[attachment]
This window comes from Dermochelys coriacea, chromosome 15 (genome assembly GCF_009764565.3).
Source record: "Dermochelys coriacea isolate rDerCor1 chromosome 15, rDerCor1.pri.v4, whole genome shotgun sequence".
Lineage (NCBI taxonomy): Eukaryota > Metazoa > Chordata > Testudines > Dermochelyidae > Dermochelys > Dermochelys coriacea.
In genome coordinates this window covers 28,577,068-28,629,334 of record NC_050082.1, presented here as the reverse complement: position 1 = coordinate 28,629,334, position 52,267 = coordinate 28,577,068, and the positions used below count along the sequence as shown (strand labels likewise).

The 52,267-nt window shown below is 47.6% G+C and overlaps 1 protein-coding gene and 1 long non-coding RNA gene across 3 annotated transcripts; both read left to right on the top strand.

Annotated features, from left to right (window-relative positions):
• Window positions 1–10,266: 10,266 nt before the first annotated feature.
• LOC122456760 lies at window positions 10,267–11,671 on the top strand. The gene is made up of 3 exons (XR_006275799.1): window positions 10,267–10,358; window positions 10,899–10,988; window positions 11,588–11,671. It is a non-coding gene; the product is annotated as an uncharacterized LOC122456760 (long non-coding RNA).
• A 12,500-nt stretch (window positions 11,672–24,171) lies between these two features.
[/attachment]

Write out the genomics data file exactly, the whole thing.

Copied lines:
This window comes from Dermochelys coriacea, chromosome 15 (genome assembly GCF_009764565.3).
Source record: "Dermochelys coriacea isolate rDerCor1 chromosome 15, rDerCor1.pri.v4, whole genome shotgun sequence".
Lineage (NCBI taxonomy): Eukaryota > Metazoa > Chordata > Testudines > Dermochelyidae > Dermochelys > Dermochelys coriacea.
In genome coordinates this window covers 28,577,068-28,629,334 of record NC_050082.1, presented here as the reverse complement: position 1 = coordinate 28,629,334, position 52,267 = coordinate 28,577,068, and the positions used below count along the sequence as shown (strand labels likewise).

The 52,267-nt window shown below is 47.6% G+C and overlaps 1 protein-coding gene and 1 long non-coding RNA gene across 3 annotated transcripts; both read left to right on the top strand.

Annotated features, from left to right (window-relative positions):
• Window positions 1–10,266: 10,266 nt before the first annotated feature.
• LOC122456760 lies at window positions 10,267–11,671 on the top strand. The gene is made up of 3 exons (XR_006275799.1): window positions 10,267–10,358; window positions 10,899–10,988; window positions 11,588–11,671. It is a non-coding gene; the product is annotated as an uncharacterized LOC122456760 (long non-coding RNA).
• A 12,500-nt stretch (window positions 11,672–24,171) lies between these two features.